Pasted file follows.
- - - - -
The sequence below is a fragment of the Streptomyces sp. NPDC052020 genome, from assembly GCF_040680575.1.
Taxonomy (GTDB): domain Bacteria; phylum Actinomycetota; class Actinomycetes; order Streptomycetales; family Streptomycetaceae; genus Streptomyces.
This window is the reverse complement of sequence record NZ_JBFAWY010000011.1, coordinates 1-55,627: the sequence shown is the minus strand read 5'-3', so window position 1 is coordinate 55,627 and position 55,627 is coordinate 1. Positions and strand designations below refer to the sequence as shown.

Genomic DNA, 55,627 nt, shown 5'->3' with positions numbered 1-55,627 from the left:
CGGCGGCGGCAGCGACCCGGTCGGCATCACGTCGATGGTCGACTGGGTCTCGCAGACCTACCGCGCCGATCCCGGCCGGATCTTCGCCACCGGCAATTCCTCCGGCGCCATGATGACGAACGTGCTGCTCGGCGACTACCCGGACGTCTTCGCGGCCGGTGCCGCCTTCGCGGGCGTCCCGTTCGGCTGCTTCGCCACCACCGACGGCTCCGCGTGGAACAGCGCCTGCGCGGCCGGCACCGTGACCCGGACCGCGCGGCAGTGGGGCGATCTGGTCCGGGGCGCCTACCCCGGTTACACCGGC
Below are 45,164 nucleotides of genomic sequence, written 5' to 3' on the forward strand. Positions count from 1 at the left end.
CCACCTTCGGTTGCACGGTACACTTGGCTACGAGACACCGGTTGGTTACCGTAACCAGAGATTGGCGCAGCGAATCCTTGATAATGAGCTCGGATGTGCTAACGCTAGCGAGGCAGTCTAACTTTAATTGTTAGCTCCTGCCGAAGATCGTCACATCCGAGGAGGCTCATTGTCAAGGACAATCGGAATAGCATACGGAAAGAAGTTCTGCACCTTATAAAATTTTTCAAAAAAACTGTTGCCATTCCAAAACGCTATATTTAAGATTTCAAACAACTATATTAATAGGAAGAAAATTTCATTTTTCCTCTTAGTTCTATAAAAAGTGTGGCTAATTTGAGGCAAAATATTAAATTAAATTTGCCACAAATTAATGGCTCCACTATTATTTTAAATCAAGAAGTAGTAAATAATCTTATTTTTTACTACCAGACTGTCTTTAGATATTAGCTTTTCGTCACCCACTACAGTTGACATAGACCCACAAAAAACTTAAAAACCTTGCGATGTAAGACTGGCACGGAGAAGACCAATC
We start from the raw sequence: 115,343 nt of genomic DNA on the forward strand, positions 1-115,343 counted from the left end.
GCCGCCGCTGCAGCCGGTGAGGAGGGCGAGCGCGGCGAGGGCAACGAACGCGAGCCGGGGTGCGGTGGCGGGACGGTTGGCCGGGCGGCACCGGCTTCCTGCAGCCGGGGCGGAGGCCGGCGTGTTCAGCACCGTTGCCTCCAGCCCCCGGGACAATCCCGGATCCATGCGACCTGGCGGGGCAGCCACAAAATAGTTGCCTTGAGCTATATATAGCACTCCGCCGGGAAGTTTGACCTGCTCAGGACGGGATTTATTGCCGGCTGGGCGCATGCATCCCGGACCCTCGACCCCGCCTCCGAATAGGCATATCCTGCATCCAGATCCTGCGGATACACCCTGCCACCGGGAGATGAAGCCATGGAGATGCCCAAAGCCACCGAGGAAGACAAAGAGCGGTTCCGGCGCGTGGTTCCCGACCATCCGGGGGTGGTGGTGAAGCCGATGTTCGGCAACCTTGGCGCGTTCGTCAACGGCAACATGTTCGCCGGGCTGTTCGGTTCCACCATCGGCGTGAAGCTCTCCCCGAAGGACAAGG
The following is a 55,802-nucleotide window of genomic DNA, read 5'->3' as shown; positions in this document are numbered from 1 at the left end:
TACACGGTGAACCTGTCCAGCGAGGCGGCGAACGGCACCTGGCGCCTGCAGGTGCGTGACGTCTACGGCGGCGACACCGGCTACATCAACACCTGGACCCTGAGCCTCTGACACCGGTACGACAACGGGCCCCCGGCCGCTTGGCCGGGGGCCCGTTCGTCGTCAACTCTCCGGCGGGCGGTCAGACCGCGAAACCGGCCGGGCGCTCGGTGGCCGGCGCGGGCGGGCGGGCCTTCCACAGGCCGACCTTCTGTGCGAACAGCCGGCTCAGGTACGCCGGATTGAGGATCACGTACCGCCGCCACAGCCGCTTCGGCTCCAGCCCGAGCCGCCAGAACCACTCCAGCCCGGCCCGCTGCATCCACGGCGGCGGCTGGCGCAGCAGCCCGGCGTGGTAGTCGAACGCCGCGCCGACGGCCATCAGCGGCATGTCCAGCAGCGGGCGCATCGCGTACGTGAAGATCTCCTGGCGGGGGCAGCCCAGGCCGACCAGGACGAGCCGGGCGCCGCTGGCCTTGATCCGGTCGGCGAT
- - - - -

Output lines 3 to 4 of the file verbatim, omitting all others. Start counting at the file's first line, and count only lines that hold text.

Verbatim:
This window is the reverse complement of sequence record NZ_JBFAWY010000011.1, coordinates 1-55,627: the sequence shown is the minus strand read 5'-3', so window position 1 is coordinate 55,627 and position 55,627 is coordinate 1. Positions and strand designations below refer to the sequence as shown.

Genomic DNA, 55,627 nt, shown 5'->3' with positions numbered 1-55,627 from the left: